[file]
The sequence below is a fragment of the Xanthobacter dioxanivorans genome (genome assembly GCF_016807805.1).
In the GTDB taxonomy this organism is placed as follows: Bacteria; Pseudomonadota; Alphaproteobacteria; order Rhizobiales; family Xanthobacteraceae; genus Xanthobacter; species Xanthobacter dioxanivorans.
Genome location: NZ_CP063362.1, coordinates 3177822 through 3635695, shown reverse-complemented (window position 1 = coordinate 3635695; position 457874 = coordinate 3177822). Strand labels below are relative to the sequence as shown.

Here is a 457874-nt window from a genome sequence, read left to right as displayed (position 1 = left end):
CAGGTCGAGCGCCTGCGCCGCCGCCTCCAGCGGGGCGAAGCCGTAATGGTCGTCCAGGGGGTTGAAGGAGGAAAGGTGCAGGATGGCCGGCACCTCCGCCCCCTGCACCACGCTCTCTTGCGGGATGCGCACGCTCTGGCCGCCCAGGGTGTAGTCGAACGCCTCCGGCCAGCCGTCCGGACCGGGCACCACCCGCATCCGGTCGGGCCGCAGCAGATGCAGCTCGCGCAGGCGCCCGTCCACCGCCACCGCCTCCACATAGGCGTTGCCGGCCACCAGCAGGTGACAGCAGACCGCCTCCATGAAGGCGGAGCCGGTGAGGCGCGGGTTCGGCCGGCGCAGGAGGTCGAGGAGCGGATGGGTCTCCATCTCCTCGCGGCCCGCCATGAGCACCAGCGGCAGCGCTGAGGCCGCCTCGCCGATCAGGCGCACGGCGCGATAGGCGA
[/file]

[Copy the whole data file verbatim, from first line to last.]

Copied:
The sequence below is a fragment of the Xanthobacter dioxanivorans genome (genome assembly GCF_016807805.1).
In the GTDB taxonomy this organism is placed as follows: Bacteria; Pseudomonadota; Alphaproteobacteria; order Rhizobiales; family Xanthobacteraceae; genus Xanthobacter; species Xanthobacter dioxanivorans.
Genome location: NZ_CP063362.1, coordinates 3177822 through 3635695, shown reverse-complemented (window position 1 = coordinate 3635695; position 457874 = coordinate 3177822). Strand labels below are relative to the sequence as shown.

Here is a 457874-nt window from a genome sequence, read left to right as displayed (position 1 = left end):
CAGGTCGAGCGCCTGCGCCGCCGCCTCCAGCGGGGCGAAGCCGTAATGGTCGTCCAGGGGGTTGAAGGAGGAAAGGTGCAGGATGGCCGGCACCTCCGCCCCCTGCACCACGCTCTCTTGCGGGATGCGCACGCTCTGGCCGCCCAGGGTGTAGTCGAACGCCTCCGGCCAGCCGTCCGGACCGGGCACCACCCGCATCCGGTCGGGCCGCAGCAGATGCAGCTCGCGCAGGCGCCCGTCCACCGCCACCGCCTCCACATAGGCGTTGCCGGCCACCAGCAGGTGACAGCAGACCGCCTCCATGAAGGCGGAGCCGGTGAGGCGCGGGTTCGGCCGGCGCAGGAGGTCGAGGAGCGGATGGGTCTCCATCTCCTCGCGGCCCGCCATGAGCACCAGCGGCAGCGCTGAGGCCGCCTCGCCGATCAGGCGCACGGCGCGATAGGCGA